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Hastings Law Journal

Abstract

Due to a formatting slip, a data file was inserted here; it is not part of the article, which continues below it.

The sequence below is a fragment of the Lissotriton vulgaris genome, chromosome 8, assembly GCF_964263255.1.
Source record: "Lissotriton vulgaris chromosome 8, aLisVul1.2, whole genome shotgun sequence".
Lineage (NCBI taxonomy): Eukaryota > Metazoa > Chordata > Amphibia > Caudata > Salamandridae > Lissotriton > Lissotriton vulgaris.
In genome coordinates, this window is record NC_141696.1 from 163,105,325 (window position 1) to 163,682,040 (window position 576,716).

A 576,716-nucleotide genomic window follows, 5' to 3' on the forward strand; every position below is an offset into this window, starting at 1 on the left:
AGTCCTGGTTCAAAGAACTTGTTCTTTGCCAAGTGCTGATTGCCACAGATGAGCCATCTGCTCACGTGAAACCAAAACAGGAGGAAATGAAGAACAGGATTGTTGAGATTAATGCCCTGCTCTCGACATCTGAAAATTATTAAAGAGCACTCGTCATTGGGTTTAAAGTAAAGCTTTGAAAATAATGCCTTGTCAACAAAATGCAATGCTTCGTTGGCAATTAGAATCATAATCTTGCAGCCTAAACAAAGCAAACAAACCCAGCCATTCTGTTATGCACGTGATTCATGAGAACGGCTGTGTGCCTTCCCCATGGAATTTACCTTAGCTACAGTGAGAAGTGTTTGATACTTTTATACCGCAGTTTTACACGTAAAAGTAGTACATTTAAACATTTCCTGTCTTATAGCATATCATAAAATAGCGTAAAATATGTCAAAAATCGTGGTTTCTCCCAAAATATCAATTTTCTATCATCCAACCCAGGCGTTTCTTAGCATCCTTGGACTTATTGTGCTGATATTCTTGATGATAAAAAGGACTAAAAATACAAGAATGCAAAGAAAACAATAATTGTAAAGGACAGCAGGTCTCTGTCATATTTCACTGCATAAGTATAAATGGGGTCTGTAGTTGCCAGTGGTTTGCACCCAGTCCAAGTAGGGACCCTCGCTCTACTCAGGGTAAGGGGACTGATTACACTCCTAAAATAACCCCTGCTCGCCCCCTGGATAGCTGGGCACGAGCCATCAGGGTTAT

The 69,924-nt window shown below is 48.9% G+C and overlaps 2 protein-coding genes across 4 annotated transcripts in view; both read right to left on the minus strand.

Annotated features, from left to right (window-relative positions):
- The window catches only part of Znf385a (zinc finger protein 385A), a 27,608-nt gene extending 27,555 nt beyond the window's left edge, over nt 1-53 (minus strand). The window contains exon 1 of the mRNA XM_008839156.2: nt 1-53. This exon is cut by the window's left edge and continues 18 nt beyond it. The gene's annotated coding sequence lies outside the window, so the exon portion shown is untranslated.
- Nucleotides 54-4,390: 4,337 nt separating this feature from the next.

In an effort to remove the disincentives to self-regulation created by the decision in Stratton Oakmont, Inc. v. Prodigy Services Co., and to avoid the onslaught of litigation that would otherwise likely have ensued, Congress passed § 230 of the Communications Decency Act in 1996. With the tremendous and unforeseeable growth the internet experienced immediately thereafter, and continues to encounter today, what should have been a simple mechanism to allow innocent internet service providers (ISPs) to edit and delete content without fear of being charged as publishers has evolved into a relentlessly broad shield that protects contemptible conduct by ISPs who knowingly and purposefully encourage the posting of defamatory content This Note argues that the original purpose of § 230 is continuously and unnecessarily abused by courts, which tend to interpret § 230 as providing a blanket immunity for ISPs, and that websites created specifically to induce or encourage tortious content should be prohibited from invoking such immunity. In the end, this Note concludes that a compromise could be reached by using a totality of the circumstances approach to determine when a website should be held liable for third-party content.

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